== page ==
Real estate mortgage loans and settlement procedures will change, beginning August 1, 2015. Kiss the HUD-1 goodbye. In fact, kiss all current residential mortgage and real estate settlement forms goodbye. Congress has amended the RESPA (Real Estate Settlement Procedures Act) regulations and has also established stricter guidelines for mortgage loan disclosures and transactions. The new Truth-in-Lending/RESPA Integrated Disclosure regulations ("TRID") are intended to prevent Mortgage Lenders (soon to be called "Creditors") from making changes to the loan terms of Borrowers (soon to be called "Consumers") when the Consumers are most vulnerable.
Truth-in-Lending and related loan disclosure documents are being combined into one form, called a "Loan Estimate." The HUD-1 is being revamped and will be known as the "Closing Disclosure" document. The transaction will no longer be completed at a Closing or Settlement; it will take place at a "Consummation."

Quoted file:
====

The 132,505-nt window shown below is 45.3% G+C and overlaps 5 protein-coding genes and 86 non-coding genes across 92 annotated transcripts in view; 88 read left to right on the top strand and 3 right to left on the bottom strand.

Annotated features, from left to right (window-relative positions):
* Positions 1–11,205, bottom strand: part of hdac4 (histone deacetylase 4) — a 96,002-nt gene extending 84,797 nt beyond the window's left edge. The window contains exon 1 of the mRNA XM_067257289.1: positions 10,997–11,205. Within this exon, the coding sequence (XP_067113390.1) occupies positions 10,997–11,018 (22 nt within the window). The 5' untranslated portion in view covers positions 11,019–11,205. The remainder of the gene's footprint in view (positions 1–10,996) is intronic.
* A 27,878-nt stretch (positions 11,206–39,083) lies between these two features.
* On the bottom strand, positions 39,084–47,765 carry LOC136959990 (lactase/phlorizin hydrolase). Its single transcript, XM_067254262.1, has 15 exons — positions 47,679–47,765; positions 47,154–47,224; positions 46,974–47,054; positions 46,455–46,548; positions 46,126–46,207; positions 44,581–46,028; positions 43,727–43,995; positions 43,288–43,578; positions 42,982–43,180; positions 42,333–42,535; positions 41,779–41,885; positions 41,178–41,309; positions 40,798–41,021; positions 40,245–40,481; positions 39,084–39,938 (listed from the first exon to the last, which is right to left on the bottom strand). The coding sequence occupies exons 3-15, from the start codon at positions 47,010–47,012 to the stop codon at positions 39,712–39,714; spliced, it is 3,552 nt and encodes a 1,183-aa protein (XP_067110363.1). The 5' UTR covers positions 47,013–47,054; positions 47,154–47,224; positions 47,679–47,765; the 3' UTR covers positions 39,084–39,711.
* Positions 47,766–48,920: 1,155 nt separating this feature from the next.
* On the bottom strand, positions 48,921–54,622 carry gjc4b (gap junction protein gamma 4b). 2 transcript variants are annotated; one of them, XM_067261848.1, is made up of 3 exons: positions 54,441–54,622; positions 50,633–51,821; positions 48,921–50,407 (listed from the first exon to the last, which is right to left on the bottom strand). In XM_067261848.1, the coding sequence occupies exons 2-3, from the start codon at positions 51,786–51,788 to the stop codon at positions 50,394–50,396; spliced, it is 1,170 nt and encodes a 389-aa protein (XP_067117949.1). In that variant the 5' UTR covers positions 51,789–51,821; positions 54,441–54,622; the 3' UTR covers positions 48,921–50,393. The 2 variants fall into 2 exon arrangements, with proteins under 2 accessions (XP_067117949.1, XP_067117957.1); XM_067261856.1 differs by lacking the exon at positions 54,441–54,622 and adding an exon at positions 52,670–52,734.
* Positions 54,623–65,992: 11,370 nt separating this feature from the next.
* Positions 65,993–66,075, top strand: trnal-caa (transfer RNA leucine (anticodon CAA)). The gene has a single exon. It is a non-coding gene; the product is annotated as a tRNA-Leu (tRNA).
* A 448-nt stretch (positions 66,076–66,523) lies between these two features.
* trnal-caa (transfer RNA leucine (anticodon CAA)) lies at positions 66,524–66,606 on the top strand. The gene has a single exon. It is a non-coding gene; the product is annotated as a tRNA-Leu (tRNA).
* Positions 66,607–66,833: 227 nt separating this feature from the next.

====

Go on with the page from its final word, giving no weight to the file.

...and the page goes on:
With the new regulations and forms, the mortgage lender (sorry, I mean "Creditor"), rather than the title insurance company, will be developing the bulk of the Consummation documents. The new regulations require that the Loan Estimate is to be provided to the parties within three days of the loan application, and at least seven days prior to the Consummation. Moreover, the Closing Disclosure documents will have to be delivered to the parties at least three business days prior to the Consummation. That will make last minute changes--even changes to which the parties agree--almost impossible to implement.
Though the new regulations take effect on August 1, 2015, enforcement of the new regulations will not begin until at least October 1, 2015. This will give lenders, title companies, and real estate professionals time to learn how to generate and deal with the new documents, without fear that a mistake will cause a transaction to be automatically voided, or become the basis for a government sanction.